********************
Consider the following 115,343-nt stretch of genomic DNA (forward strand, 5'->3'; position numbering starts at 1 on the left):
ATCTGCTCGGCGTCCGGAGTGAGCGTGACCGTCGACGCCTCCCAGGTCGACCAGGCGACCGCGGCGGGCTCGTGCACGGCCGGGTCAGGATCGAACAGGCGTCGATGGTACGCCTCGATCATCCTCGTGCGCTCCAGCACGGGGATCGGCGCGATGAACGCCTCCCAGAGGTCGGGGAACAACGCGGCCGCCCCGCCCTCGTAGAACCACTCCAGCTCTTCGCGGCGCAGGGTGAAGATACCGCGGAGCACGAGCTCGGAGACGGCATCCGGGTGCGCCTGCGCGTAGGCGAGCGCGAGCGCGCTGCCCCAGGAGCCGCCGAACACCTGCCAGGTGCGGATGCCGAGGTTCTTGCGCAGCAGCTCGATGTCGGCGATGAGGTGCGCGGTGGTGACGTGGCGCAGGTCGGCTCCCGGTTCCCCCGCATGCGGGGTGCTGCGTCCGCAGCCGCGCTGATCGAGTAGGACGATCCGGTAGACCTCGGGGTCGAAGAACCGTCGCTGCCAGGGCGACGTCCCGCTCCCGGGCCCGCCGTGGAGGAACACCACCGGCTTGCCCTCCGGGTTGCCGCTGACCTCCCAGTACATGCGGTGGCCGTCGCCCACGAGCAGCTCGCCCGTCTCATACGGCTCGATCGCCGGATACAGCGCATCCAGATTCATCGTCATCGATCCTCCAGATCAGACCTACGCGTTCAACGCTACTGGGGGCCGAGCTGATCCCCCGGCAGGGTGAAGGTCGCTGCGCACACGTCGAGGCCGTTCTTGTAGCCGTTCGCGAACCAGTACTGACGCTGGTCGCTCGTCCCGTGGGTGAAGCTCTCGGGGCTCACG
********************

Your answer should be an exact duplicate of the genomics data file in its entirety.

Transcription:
Consider the following 115,343-nt stretch of genomic DNA (forward strand, 5'->3'; position numbering starts at 1 on the left):
ATCTGCTCGGCGTCCGGAGTGAGCGTGACCGTCGACGCCTCCCAGGTCGACCAGGCGACCGCGGCGGGCTCGTGCACGGCCGGGTCAGGATCGAACAGGCGTCGATGGTACGCCTCGATCATCCTCGTGCGCTCCAGCACGGGGATCGGCGCGATGAACGCCTCCCAGAGGTCGGGGAACAACGCGGCCGCCCCGCCCTCGTAGAACCACTCCAGCTCTTCGCGGCGCAGGGTGAAGATACCGCGGAGCACGAGCTCGGAGACGGCATCCGGGTGCGCCTGCGCGTAGGCGAGCGCGAGCGCGCTGCCCCAGGAGCCGCCGAACACCTGCCAGGTGCGGATGCCGAGGTTCTTGCGCAGCAGCTCGATGTCGGCGATGAGGTGCGCGGTGGTGACGTGGCGCAGGTCGGCTCCCGGTTCCCCCGCATGCGGGGTGCTGCGTCCGCAGCCGCGCTGATCGAGTAGGACGATCCGGTAGACCTCGGGGTCGAAGAACCGTCGCTGCCAGGGCGACGTCCCGCTCCCGGGCCCGCCGTGGAGGAACACCACCGGCTTGCCCTCCGGGTTGCCGCTGACCTCCCAGTACATGCGGTGGCCGTCGCCCACGAGCAGCTCGCCCGTCTCATACGGCTCGATCGCCGGATACAGCGCATCCAGATTCATCGTCATCGATCCTCCAGATCAGACCTACGCGTTCAACGCTACTGGGGGCCGAGCTGATCCCCCGGCAGGGTGAAGGTCGCTGCGCACACGTCGAGGCCGTTCTTGTAGCCGTTCGCGAACCAGTACTGACGCTGGTCGCTCGTCCCGTGGGTGAAGCTCTCGGGGCTCACG